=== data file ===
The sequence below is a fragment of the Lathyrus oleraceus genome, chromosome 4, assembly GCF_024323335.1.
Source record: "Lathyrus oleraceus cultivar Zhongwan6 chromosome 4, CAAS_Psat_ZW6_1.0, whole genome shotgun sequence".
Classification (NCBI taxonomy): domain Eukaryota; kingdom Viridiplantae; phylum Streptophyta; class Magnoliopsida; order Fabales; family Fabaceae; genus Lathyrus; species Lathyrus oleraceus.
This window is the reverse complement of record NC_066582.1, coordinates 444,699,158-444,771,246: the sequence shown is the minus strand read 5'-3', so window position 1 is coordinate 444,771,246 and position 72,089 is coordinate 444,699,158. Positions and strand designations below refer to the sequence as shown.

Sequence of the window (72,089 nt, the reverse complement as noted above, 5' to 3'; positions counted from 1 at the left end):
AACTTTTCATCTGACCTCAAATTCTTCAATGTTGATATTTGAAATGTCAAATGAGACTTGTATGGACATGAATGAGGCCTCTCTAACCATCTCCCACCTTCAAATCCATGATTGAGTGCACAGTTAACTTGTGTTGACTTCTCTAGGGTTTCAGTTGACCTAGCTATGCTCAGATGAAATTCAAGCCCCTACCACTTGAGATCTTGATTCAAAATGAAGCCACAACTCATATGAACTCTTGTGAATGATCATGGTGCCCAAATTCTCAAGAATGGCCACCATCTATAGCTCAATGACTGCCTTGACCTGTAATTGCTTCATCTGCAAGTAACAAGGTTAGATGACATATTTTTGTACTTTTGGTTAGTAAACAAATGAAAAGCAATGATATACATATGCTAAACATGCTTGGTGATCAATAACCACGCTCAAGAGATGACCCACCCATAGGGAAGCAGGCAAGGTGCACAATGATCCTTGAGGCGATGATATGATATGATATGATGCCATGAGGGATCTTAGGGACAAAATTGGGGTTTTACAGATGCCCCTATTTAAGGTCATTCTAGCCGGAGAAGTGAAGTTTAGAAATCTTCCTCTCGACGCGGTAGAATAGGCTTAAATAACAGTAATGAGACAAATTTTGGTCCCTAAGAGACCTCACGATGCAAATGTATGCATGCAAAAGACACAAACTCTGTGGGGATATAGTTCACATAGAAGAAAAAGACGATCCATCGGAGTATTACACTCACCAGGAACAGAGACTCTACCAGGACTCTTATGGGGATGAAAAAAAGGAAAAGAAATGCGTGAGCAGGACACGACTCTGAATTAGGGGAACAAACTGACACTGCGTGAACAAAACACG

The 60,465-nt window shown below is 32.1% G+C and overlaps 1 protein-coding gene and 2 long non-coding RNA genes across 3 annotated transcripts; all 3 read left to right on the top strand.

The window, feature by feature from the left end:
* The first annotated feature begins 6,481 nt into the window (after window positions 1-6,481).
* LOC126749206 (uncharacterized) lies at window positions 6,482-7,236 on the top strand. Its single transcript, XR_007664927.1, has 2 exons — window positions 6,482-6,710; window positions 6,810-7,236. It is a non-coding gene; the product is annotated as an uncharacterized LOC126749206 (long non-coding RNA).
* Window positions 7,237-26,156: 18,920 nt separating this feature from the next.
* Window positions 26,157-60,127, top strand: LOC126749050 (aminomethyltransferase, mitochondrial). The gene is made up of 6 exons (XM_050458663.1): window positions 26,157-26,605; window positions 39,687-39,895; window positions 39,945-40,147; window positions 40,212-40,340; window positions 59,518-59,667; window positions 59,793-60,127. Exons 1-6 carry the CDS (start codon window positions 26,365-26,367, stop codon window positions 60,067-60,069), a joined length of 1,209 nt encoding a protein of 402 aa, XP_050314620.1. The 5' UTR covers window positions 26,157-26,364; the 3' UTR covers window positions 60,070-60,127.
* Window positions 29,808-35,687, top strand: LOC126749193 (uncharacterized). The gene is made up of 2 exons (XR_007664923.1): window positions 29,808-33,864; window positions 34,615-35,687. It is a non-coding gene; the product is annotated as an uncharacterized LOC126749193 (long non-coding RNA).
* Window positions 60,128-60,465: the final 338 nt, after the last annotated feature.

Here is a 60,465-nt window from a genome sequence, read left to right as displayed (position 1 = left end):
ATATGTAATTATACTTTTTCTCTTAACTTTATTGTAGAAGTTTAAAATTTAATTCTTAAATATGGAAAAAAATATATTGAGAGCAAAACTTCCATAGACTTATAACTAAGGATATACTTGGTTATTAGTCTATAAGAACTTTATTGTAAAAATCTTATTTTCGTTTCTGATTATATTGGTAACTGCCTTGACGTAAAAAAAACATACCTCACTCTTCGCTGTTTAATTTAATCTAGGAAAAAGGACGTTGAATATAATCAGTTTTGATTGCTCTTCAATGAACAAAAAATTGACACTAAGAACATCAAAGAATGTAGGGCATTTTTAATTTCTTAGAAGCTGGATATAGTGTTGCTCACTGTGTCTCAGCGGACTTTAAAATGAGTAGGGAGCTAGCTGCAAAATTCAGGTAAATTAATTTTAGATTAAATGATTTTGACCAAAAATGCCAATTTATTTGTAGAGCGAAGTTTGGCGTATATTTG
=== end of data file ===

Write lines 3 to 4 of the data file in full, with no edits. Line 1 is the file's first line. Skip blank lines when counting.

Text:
Classification (NCBI taxonomy): domain Eukaryota; kingdom Viridiplantae; phylum Streptophyta; class Magnoliopsida; order Fabales; family Fabaceae; genus Lathyrus; species Lathyrus oleraceus.
This window is the reverse complement of record NC_066582.1, coordinates 444,699,158-444,771,246: the sequence shown is the minus strand read 5'-3', so window position 1 is coordinate 444,771,246 and position 72,089 is coordinate 444,699,158. Positions and strand designations below refer to the sequence as shown.